On December 20, Cardi B appeared on The Tonight Show. She talked about her 2017 (“I have been proven”), her family (“Once you start making money, everybody wants you to be they kid’s godmother or something”), and her engagement to Offset of Migos (“It’s the right thing to do”). She trilled, drew shapes in the air, and let her nails sing. She was her own ringtone, New York’s storm alert, a pound and a half for the price of one. Jimmy Fallon, affectionate but lost, resorted to his Child Sees First Dump Truck routine and giggled as much as he talked. “I love you, man,” he concluded.
He is not alone. Two weeks into 2018, Cardi B is on six Hot 100 singles. She skates through the rebooted new jack swing of Bruno Mars’s “Finesse” remix, steals the remix of G-Eazy’s “No Limit” by rewriting G-Eazy’s hook (“Fuck him, then I get some money”), and calls herself the “trap Selena” on “MotorSport,” a posse cut with Migos and Nicki Minaj. “Bartier Cardi” is only Cardi’s second official single, disorientingly. Here, she swaps bars with 21 Savage and outshines him with rhymes linked by Offset namechecks. For Ozuna’s “La Modelo,” she sings in Spanish but raps in English.
If joy of delivery is a distinct variable, Cardi B has three clicks more of it per song. If you are excited, she is hype. If you are confident, she is already speaking to reporters. If you are an assassin, she is standing on your grave. Nobody on a track with Cardi B right now can do more than keep up.
Cardi B’s “Bodak Yellow” is number one on the Pazz & Jop singles list, with Kendrick Lamar’s “DNA” at number two. “DNA” fighting it out with “Bodak Yellow” is like Monk trading fours with Cecil Taylor, opposing terminal ends of a genre, equally charged. Kendrick stacks up footage and dodges bullets until the beat trips the breaker. Cardi lays out the comfort of control, while reminding you not to take that comfort as your own. Kendrick sucks the air out of a stairwell while Cardi clears out the backyard. Renters or owners? Probably both.
Her 2017 peak still looms. “Bodak Yellow” — holding at number ten on the Billboard Hot 100 for the week of January 13 — was the first song by a female rapper to go to number one since Lauryn Hill’s “Doo Wop (That Thing)” in 1998. (Cardi held the number one spot for one week longer than Lauryn’s two.) “Doo Wop,” like the entire Miseducation album, is a 200 percent thing — both 100 percent soul and 100 percent hip-hop, a synthesis that set up the next twenty years of R&B. Where, say, new jack swing sounds like a lost cousin of the present, Lauryn Hill slots next to SZA and Solange and Frank without trouble.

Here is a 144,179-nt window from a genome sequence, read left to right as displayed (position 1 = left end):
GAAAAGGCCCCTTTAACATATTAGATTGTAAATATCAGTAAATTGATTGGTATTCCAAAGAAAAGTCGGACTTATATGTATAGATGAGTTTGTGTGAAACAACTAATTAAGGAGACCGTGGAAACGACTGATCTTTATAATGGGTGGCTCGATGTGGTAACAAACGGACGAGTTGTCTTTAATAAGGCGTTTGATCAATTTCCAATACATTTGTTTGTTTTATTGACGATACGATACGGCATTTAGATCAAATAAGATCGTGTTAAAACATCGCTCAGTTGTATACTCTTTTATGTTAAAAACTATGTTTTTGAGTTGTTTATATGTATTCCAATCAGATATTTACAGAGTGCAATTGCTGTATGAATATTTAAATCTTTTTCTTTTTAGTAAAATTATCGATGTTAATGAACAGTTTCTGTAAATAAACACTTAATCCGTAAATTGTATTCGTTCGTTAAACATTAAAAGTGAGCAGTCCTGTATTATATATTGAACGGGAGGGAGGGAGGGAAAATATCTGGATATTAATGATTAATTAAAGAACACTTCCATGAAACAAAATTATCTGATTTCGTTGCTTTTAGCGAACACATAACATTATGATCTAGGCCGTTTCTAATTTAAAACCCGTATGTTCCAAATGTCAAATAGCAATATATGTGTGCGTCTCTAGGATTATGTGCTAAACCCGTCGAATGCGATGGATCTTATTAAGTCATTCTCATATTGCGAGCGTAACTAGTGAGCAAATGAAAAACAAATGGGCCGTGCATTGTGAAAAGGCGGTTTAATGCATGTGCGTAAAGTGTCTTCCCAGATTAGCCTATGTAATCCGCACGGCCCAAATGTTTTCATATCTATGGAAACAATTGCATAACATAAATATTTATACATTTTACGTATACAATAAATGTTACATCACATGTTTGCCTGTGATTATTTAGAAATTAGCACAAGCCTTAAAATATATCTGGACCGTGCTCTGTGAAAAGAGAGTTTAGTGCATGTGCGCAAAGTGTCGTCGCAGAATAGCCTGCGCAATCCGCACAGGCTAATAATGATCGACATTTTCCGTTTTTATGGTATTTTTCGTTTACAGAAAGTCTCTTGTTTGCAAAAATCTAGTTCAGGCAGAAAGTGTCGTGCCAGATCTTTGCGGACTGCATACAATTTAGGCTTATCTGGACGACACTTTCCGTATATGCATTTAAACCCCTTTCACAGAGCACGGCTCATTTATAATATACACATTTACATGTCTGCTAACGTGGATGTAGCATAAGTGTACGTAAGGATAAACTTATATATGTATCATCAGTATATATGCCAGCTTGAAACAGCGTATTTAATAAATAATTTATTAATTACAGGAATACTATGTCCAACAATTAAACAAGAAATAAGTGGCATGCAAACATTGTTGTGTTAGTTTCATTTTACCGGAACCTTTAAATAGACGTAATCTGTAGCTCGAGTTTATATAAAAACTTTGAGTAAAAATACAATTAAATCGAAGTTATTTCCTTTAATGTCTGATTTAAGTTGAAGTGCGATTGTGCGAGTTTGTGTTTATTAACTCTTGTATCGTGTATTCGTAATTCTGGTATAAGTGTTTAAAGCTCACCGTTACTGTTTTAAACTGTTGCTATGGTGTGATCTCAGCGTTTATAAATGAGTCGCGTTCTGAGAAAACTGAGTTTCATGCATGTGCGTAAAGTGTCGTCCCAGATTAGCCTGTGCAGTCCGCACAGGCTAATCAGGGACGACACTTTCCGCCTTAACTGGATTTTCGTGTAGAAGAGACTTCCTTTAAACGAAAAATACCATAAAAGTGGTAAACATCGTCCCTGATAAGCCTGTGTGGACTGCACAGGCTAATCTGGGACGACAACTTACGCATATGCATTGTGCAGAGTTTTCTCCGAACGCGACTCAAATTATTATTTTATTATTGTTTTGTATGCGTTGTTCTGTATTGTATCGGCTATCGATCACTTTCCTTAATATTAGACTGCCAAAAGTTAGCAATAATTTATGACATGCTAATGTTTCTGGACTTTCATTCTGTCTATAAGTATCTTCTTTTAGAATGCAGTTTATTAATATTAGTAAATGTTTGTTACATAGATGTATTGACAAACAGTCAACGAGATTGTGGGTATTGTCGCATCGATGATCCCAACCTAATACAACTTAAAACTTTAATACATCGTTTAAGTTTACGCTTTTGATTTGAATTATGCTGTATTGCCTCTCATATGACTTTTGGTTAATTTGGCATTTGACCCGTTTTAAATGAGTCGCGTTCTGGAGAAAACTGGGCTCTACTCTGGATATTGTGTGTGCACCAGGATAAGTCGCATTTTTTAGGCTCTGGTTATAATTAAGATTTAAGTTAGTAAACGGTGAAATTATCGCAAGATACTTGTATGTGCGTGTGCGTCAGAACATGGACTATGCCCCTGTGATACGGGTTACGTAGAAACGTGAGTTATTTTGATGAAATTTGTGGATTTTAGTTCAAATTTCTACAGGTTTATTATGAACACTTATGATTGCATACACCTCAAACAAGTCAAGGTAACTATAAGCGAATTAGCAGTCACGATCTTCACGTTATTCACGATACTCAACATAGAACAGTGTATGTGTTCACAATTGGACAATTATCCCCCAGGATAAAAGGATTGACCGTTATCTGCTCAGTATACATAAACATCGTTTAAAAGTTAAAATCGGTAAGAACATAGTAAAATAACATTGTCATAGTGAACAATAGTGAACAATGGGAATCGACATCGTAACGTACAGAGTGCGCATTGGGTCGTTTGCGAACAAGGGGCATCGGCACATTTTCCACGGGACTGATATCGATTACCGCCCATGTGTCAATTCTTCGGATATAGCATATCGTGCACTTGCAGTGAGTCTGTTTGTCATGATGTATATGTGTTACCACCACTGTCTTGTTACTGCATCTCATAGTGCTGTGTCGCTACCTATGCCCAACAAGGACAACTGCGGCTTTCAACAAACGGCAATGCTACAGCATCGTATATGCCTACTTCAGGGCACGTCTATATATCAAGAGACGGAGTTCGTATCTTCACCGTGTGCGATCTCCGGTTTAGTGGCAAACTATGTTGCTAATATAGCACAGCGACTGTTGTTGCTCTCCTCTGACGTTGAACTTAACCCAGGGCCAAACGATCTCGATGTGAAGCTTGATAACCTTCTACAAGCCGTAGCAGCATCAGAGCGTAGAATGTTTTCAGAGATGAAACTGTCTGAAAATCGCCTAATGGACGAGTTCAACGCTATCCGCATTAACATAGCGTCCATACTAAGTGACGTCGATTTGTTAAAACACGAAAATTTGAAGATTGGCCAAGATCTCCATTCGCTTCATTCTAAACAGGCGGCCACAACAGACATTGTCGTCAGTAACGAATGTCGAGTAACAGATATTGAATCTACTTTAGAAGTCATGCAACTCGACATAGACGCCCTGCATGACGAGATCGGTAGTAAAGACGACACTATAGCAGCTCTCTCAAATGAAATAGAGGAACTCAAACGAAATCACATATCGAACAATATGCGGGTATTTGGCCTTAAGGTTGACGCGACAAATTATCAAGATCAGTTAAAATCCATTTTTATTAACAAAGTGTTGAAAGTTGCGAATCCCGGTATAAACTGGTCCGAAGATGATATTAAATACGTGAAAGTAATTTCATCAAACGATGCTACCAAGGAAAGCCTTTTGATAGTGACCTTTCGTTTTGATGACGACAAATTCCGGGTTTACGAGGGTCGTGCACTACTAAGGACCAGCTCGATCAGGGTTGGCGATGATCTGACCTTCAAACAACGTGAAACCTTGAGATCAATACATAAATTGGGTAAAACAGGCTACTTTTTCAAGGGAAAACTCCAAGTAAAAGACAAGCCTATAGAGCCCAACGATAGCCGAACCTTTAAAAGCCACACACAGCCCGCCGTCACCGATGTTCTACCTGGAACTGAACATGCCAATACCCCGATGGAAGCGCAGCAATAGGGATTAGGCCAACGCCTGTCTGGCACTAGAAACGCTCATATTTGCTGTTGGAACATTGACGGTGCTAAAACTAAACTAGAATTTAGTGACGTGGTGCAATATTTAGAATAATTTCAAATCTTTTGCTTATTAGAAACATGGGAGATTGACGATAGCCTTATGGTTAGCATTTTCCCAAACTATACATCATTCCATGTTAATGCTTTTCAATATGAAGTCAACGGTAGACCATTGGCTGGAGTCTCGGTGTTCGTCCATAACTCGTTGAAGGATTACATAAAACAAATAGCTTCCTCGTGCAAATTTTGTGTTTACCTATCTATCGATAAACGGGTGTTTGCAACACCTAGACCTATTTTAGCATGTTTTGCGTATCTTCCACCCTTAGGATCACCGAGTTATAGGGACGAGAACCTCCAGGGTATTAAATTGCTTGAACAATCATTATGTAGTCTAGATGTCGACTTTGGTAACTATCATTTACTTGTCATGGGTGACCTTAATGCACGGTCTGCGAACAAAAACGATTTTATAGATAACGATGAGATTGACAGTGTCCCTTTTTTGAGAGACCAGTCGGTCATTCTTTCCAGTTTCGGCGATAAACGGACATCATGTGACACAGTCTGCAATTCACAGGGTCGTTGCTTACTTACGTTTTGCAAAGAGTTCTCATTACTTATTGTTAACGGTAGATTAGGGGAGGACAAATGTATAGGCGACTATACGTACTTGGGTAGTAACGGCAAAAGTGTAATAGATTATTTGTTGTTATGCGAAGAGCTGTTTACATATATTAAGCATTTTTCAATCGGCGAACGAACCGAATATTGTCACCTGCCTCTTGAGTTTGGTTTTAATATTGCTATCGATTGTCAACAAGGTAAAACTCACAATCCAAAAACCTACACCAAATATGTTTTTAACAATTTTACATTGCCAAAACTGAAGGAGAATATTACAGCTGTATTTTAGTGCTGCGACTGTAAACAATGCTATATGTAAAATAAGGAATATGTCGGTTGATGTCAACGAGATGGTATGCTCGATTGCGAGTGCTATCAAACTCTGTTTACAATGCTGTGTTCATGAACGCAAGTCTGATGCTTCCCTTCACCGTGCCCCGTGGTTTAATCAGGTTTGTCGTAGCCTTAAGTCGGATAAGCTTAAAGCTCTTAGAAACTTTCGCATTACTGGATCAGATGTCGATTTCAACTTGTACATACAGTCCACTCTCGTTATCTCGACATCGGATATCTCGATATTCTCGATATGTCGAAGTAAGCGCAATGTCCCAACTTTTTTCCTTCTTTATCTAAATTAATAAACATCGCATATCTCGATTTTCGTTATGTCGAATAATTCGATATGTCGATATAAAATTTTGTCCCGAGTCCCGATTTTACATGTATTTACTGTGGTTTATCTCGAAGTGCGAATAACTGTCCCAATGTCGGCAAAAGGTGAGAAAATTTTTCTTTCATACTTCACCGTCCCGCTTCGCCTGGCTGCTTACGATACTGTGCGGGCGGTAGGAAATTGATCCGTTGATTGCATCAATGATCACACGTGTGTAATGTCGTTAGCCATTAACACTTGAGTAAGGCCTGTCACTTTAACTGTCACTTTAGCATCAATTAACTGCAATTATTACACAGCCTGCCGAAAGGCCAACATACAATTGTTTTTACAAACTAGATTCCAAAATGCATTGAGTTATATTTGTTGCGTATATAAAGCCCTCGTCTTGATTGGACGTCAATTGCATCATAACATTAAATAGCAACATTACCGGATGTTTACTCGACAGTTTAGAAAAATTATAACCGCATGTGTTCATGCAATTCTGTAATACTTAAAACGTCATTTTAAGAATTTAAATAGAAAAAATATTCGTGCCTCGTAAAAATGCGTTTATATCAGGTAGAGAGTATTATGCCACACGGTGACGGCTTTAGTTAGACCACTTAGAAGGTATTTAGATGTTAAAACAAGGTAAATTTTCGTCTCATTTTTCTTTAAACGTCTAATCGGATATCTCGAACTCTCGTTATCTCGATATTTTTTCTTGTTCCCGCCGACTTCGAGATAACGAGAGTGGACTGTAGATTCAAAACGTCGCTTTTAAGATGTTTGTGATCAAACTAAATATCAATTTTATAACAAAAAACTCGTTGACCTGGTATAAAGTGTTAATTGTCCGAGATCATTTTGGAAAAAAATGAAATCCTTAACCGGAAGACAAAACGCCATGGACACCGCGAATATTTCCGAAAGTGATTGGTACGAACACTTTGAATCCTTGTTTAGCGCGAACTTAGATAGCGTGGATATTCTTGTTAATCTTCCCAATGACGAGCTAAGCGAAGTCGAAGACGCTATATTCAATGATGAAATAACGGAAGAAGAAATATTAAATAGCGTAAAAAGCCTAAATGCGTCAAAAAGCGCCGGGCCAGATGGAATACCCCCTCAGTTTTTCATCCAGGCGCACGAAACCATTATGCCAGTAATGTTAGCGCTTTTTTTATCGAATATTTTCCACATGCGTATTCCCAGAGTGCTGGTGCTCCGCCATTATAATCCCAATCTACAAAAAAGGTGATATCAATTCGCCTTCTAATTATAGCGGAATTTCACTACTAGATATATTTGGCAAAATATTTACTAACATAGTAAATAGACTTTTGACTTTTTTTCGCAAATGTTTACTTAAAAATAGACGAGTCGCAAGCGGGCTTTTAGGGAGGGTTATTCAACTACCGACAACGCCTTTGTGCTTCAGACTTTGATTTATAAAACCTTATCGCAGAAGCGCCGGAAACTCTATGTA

Cardi B echoes Hill in more than stats. Both are women with roots in New York hip-hop (45 minutes separates Hill’s East Orange, New Jersey, from Cardi B’s South Bronx) who hit number one talking about their vision of independence. Hill found the crease where soul and hip-hop weren’t points in a linear smash-and-grab teleology, but adjacent systems that could nourish each other and live without triggering a zero-sum shoot-out. Cardi B’s synthesis isn’t that different. An Instagram star before “Love & Hip Hop,” before the mixtapes, and before the major label, Cardi B fuses the social media target length (less than ten seconds) and the strong hook (same). Cardi B doesn’t need to “graduate” from social media as if records are better or structurally opposed to the brief internet post — she makes them the same thing. Give her a few seconds and she will snatch your brain on the platform of your choice.
Cardi’s new synthesis slides back and forth through time as skillfully as Lauryn’s did. When Cardi dominated the summer with single words (“comfortable” is a three-syllable manifesto), she came across like another New York rapper. People loved Biggie for a hundred reasons, and one was that he could deliver a word in several planes at once. Before you knew what “Warning” was about, you knew that he had said the hell out of “predicament.” Pre-language, language, sound, effort, lack of effort — an MC can load one universe into one word, and Cardi knows this.
As there is no Cardi B without a childhood in the Bronx as Belcalis Almanzar, there is no “Bodak Yellow” without the South. Some of that is down to the Kodak Black song Cardi uses as a blueprint. More relevant is her reliance on voice and texture, one of the reasons hip-hop now sounds more like Atlanta than any other city. If “Doo Wop” blended disparate genres, “Bodak Yellow” melts hip-hop into itself and resolves regional differences into a single sound. The New Yorkest single of the year is one of the most Southerny, too. People like their flows slowed down and dragged out. It works with any accent. Cardi isn’t marrying an A$AP Mobster — she chose someone from Atlanta’s first-tier team. Love or hip-hop? Probably both.